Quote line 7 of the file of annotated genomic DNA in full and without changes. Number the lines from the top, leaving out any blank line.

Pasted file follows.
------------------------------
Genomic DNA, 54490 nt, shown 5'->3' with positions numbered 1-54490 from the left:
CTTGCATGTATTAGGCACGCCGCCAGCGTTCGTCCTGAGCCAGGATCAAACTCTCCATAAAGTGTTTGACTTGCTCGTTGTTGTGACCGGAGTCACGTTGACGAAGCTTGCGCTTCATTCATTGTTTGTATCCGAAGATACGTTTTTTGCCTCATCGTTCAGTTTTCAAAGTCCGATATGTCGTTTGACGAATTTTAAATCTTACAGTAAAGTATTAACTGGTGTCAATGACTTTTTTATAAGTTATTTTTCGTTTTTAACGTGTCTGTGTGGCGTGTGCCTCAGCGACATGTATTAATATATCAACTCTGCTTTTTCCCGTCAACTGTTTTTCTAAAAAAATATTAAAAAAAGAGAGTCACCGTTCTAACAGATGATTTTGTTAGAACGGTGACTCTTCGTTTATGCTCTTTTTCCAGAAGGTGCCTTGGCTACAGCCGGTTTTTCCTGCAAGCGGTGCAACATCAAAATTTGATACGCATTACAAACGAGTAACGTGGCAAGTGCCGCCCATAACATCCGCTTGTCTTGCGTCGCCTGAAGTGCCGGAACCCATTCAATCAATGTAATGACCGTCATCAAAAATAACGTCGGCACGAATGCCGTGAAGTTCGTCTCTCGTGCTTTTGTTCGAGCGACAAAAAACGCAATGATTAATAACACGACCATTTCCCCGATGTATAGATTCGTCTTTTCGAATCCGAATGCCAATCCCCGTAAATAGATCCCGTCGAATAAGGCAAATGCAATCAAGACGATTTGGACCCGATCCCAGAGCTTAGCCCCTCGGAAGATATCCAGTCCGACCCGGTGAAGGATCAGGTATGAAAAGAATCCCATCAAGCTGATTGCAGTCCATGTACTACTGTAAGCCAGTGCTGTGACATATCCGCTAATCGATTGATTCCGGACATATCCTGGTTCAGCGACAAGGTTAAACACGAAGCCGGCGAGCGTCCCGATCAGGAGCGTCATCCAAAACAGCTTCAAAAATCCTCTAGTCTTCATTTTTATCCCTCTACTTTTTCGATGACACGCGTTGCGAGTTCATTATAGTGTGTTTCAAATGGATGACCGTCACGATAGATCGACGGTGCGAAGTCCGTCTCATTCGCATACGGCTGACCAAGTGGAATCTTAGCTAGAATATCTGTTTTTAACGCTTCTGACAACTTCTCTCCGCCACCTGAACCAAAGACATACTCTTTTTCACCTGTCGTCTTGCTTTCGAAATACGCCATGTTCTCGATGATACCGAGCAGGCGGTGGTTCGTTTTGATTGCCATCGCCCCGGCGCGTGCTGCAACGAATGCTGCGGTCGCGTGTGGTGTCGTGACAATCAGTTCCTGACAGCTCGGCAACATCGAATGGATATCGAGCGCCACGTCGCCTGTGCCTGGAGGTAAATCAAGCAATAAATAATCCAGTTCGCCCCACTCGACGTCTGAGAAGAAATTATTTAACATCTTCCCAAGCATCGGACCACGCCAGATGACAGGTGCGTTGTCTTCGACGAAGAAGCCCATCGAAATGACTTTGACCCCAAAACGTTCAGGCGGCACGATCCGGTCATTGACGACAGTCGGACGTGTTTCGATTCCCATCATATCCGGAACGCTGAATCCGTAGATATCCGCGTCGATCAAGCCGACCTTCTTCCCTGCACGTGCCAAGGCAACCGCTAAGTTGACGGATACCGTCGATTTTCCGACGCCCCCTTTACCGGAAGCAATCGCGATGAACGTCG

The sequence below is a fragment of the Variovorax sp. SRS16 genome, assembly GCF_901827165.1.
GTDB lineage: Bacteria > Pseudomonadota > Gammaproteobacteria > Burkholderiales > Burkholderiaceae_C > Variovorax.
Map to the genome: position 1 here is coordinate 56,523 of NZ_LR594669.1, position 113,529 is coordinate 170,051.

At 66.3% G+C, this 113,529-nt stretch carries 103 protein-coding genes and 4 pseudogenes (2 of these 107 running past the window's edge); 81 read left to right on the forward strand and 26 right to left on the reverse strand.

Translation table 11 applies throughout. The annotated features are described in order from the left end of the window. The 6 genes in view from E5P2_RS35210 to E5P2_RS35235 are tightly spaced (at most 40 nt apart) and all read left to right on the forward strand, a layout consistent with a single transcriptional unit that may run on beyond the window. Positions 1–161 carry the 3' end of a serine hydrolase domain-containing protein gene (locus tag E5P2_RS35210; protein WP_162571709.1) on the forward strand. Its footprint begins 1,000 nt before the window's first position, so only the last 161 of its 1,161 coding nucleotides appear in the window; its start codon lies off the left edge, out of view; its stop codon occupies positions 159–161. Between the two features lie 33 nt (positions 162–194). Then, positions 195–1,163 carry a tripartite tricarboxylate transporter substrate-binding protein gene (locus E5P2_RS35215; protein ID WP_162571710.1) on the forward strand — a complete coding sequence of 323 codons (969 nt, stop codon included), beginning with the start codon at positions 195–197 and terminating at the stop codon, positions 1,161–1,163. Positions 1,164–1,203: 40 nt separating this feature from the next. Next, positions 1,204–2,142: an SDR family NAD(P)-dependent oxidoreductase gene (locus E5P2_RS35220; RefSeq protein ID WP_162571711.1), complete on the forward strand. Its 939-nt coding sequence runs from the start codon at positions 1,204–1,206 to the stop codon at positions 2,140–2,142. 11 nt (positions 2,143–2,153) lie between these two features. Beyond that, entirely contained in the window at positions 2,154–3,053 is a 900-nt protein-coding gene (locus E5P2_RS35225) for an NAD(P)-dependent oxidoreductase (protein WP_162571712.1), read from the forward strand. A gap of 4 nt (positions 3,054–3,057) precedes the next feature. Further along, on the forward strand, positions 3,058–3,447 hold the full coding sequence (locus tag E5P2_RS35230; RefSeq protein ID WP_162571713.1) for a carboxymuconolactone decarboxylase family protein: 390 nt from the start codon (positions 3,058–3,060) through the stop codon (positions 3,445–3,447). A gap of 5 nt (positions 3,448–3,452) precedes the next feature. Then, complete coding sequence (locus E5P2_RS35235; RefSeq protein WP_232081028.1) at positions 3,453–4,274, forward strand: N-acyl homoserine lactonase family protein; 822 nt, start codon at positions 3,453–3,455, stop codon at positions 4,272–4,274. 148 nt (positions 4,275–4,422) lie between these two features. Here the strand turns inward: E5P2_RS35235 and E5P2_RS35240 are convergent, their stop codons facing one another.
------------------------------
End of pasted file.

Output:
Translation table 11 applies throughout. The annotated features are described in order from the left end of the window. The 6 genes in view from E5P2_RS35210 to E5P2_RS35235 are tightly spaced (at most 40 nt apart) and all read left to right on the forward strand, a layout consistent with a single transcriptional unit that may run on beyond the window. Positions 1–161 carry the 3' end of a serine hydrolase domain-containing protein gene (locus tag E5P2_RS35210; protein WP_162571709.1) on the forward strand. Its footprint begins 1,000 nt before the window's first position, so only the last 161 of its 1,161 coding nucleotides appear in the window; its start codon lies off the left edge, out of view; its stop codon occupies positions 159–161. Between the two features lie 33 nt (positions 162–194). Then, positions 195–1,163 carry a tripartite tricarboxylate transporter substrate-binding protein gene (locus E5P2_RS35215; protein ID WP_162571710.1) on the forward strand — a complete coding sequence of 323 codons (969 nt, stop codon included), beginning with the start codon at positions 195–197 and terminating at the stop codon, positions 1,161–1,163. Positions 1,164–1,203: 40 nt separating this feature from the next. Next, positions 1,204–2,142: an SDR family NAD(P)-dependent oxidoreductase gene (locus E5P2_RS35220; RefSeq protein ID WP_162571711.1), complete on the forward strand. Its 939-nt coding sequence runs from the start codon at positions 1,204–1,206 to the stop codon at positions 2,140–2,142. 11 nt (positions 2,143–2,153) lie between these two features. Beyond that, entirely contained in the window at positions 2,154–3,053 is a 900-nt protein-coding gene (locus E5P2_RS35225) for an NAD(P)-dependent oxidoreductase (protein WP_162571712.1), read from the forward strand. A gap of 4 nt (positions 3,054–3,057) precedes the next feature. Further along, on the forward strand, positions 3,058–3,447 hold the full coding sequence (locus tag E5P2_RS35230; RefSeq protein ID WP_162571713.1) for a carboxymuconolactone decarboxylase family protein: 390 nt from the start codon (positions 3,058–3,060) through the stop codon (positions 3,445–3,447). A gap of 5 nt (positions 3,448–3,452) precedes the next feature. Then, complete coding sequence (locus E5P2_RS35235; RefSeq protein WP_232081028.1) at positions 3,453–4,274, forward strand: N-acyl homoserine lactonase family protein; 822 nt, start codon at positions 3,453–3,455, stop codon at positions 4,272–4,274. 148 nt (positions 4,275–4,422) lie between these two features. Here the strand turns inward: E5P2_RS35235 and E5P2_RS35240 are convergent, their stop codons facing one another.